This is another movie from the Intro to American Cinema class I teach, and up until recently, it was the last film of the class, meaning the class ended in 1989. That’s an odd year to freeze on, but overall I think it is hard to try to encapsulate 120 years of cinema history with ten films.
This was Spike Lee’s third film, following She’s Gotta Have It (1986) and School Daze (1988), two films which I have not seen. Lee not only wrote and directed the film, but he stars as the protagonist, Mookie. His real life sister (Joie Lee) plays his sister in the movie. He also notes in the director’s commentary that several other family members helped with the production of the film. Some of the actors that played in his first two movies appear again in this film in different roles (although the police officers are the same). It is odd that Lee is playing a character that, supposedly, is rather young (early twenties), and he is actually 32 when he made the film. It reminds me of the narrator of Bambara’s “The Lesson.” The position of the narrator in time is important. If the narrator is speaking directly after the events in the story take place, then the last lines about how she is not going to let anything stand in her way or put her down are incredibly empowering. If the story is told from the position of a narrator removed from the incident by 10, 20, 30 years, then the words at the end ring hollow – she is in the same position as she was and did not better herself and is part of the low-education poverty where she originated. Is Mookie meant to be a young man, with the promise of a better day ahead of him, or is he really in his early 30s, delivering pizza to a Brooklyn area that seems to be impoverished, doomed to repeat the same day with Da Mayor getting drunk, Mother Sister watching lives move past her, the three men on the corner drinking and cursing the world, not making an impact or a difference?
Much is written about the politics and controversy about DtRT. There are the references to racially-motivated crimes, the riot at the end of the film. It’s rather sad and telling that the 1960s, 70s and 80s are pockmarked with race riots around the country, highly publicized crimes of one race against another. The 80s had the OJ Simpson Trial, the LA Riots (of which the recent passing of Rodney King made me ruminate). It seems that race relations, while coming a long way since the segregated 1950s, always is a bubbling anathema below the surface of America, which erupts violently and messily from time to time as if to say “this has not been resolved.” The Trayvon Martin case in of all places (I’m from there), Seminole County, FL, is our most recent example. The next session of the Supreme Court will tackle affirmative action. We as a society will never move past this. Nor will we move past how we treat people of lower or higher social or economic class. I always think of the line from C.S. Lewis’s The Screwtape Letters when Screwtape says “To be means to be in competition.” Resources are finite. Humans are animals. Whenever one has more resources than another, there will be the feeling of superiority and inferiority.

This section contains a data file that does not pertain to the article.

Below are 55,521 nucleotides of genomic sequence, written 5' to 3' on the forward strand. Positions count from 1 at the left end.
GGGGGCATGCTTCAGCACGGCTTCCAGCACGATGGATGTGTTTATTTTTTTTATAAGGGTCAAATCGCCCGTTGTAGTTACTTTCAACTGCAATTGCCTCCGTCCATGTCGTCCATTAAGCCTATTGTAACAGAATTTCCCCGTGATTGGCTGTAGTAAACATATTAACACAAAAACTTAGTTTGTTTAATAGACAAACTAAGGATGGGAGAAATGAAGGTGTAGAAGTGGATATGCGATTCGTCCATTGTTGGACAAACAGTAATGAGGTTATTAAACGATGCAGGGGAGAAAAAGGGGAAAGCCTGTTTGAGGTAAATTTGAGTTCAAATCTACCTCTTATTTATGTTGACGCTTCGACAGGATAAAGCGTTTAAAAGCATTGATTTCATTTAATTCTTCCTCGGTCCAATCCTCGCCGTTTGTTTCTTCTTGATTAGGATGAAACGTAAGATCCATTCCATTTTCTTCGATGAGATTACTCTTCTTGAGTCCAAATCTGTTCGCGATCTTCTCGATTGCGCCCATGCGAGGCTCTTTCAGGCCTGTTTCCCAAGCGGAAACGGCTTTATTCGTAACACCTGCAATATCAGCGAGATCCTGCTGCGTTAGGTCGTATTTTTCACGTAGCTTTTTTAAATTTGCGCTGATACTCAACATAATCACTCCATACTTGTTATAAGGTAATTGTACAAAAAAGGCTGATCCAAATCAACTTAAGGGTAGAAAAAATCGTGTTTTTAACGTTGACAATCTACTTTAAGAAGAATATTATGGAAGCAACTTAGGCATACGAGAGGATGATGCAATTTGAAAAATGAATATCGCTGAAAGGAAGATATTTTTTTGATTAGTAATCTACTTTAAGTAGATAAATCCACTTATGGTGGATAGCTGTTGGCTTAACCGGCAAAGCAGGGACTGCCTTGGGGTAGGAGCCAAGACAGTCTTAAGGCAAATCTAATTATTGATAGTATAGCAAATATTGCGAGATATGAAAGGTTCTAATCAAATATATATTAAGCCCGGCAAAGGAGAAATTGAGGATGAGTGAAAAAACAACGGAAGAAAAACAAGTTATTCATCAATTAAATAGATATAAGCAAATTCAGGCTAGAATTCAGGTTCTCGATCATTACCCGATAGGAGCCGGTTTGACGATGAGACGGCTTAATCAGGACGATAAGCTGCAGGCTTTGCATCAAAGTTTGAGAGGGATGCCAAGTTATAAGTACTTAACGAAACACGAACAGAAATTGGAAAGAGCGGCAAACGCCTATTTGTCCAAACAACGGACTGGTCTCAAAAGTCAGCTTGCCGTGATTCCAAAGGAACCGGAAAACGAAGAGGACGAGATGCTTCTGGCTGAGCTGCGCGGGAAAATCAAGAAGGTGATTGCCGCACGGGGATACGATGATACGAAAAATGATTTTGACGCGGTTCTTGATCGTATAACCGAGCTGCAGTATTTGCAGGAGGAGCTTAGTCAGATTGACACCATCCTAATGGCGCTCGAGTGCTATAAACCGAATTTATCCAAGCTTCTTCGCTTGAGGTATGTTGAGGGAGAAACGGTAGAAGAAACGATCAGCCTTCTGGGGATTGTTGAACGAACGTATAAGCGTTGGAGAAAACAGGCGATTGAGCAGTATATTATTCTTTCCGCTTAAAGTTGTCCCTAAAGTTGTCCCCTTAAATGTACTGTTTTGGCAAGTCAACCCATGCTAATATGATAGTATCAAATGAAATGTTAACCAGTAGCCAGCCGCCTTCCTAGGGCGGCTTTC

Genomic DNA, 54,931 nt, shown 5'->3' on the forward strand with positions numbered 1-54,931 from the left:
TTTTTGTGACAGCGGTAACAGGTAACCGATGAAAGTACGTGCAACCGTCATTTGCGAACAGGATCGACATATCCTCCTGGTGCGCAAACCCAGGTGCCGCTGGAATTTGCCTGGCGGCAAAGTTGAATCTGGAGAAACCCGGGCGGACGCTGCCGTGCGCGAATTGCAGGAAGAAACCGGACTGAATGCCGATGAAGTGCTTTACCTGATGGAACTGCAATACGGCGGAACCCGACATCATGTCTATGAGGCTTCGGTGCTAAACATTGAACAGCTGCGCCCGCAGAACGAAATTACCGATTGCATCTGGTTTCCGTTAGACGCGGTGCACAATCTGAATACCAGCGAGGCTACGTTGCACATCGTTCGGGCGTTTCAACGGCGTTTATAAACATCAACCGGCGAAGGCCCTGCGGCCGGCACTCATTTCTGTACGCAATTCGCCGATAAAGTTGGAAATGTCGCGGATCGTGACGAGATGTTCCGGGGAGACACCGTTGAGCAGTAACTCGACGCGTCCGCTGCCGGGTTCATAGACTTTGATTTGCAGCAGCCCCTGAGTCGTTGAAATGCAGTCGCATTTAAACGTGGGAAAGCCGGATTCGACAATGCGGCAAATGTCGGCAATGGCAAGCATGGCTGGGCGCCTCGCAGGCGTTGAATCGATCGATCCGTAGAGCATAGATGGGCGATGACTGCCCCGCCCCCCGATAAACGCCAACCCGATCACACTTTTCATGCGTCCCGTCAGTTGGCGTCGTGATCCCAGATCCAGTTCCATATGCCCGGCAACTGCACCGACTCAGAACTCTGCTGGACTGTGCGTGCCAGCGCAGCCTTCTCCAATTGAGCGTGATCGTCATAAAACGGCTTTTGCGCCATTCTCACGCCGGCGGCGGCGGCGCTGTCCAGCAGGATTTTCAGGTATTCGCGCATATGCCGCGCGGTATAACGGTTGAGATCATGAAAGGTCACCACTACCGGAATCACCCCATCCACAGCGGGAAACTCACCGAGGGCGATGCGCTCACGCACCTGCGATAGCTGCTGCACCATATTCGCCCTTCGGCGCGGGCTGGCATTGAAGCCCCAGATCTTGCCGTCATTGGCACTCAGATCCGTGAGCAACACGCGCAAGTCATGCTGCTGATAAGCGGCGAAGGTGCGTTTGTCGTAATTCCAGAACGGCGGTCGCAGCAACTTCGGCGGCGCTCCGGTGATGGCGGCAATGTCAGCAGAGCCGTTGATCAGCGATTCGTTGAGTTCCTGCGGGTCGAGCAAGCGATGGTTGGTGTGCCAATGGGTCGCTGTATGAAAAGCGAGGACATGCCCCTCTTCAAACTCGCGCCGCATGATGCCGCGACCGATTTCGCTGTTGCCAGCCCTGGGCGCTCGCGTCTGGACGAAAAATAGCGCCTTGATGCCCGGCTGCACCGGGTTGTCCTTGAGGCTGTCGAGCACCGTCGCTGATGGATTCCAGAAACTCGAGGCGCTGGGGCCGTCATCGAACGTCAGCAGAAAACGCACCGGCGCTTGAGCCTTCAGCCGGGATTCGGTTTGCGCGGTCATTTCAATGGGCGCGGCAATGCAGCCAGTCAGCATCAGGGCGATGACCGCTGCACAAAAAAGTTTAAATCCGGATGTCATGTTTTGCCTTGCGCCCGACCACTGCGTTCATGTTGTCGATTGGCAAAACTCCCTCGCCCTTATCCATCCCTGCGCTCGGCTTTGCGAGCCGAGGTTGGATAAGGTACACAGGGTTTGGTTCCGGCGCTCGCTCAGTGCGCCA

The conflict of this film boils down to this simple equation. Sal’s Famous Pizzeria is in a predominantly African American, lower income neighborhood. There are some Latino-Americans as well, and a white guy who owns a whole brownstone rather than living in a parsed-out brownstone inhabited by several families and a Korean family that runs the convenience store. Buggin’ Out’s contention is that Sal has no brothers on his Wall of Fame, although his livelihood comes from serving African Americans. Sal says that once Buggin’ gets his own place, he can put up whatever he wants on the wall. The movie takes place on a Saturday, so we don’t see much of the block working. We don’t know Buggin’s prospects. We know he can afford Air Jordans, but that’s about it. Could Buggin’ have his own place? The one of the three wise men on the corner wants to see a black business in their community, rather than the two businesses on their block run by Italians and Koreans. Lee brings this up through his characters, so it is worth investigating.
What is interesting about this film is that while Lee seems intent on dealing with the big issues and the struggle against each character and his or her ability to do or not do the right thing, the film is steeped in 1950s British filmmaking. If you have a chance to listen to the commentary track (which is great because it is punctuated by Chuck D from Public Enemy announcing each speaker with the force of a rap lyric, even when what the person announced is talking about something extremely subtle), it is worth your time for the cinematographer’s, Ernest Dickerson’s, commentary about how he took a lot of his lighting and color set ups from Michael Powell and Emeric Pressburger.